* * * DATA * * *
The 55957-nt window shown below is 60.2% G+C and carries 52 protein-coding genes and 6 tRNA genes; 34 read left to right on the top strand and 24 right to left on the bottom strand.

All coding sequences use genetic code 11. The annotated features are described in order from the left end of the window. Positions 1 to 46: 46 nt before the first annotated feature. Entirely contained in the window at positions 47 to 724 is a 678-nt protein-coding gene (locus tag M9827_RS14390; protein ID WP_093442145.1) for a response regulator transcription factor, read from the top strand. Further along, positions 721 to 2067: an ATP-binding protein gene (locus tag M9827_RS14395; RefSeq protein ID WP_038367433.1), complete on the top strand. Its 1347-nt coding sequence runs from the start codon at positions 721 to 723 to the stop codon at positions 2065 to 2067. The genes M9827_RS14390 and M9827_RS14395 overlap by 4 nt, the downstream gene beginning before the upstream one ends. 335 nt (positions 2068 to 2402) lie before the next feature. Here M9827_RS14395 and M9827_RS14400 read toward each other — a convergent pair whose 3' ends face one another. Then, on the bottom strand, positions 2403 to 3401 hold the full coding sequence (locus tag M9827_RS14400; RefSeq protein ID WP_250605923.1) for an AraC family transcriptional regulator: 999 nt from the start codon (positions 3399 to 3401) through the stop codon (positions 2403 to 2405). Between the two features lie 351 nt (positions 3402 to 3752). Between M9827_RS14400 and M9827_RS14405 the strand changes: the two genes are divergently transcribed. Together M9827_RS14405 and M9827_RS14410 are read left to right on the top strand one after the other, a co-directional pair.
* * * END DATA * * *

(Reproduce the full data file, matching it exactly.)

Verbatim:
The 55957-nt window shown below is 60.2% G+C and carries 52 protein-coding genes and 6 tRNA genes; 34 read left to right on the top strand and 24 right to left on the bottom strand.

All coding sequences use genetic code 11. The annotated features are described in order from the left end of the window. Positions 1 to 46: 46 nt before the first annotated feature. Entirely contained in the window at positions 47 to 724 is a 678-nt protein-coding gene (locus tag M9827_RS14390; protein ID WP_093442145.1) for a response regulator transcription factor, read from the top strand. Further along, positions 721 to 2067: an ATP-binding protein gene (locus tag M9827_RS14395; RefSeq protein ID WP_038367433.1), complete on the top strand. Its 1347-nt coding sequence runs from the start codon at positions 721 to 723 to the stop codon at positions 2065 to 2067. The genes M9827_RS14390 and M9827_RS14395 overlap by 4 nt, the downstream gene beginning before the upstream one ends. 335 nt (positions 2068 to 2402) lie before the next feature. Here M9827_RS14395 and M9827_RS14400 read toward each other — a convergent pair whose 3' ends face one another. Then, on the bottom strand, positions 2403 to 3401 hold the full coding sequence (locus tag M9827_RS14400; RefSeq protein ID WP_250605923.1) for an AraC family transcriptional regulator: 999 nt from the start codon (positions 3399 to 3401) through the stop codon (positions 2403 to 2405). Between the two features lie 351 nt (positions 3402 to 3752). Between M9827_RS14400 and M9827_RS14405 the strand changes: the two genes are divergently transcribed. Together M9827_RS14405 and M9827_RS14410 are read left to right on the top strand one after the other, a co-directional pair.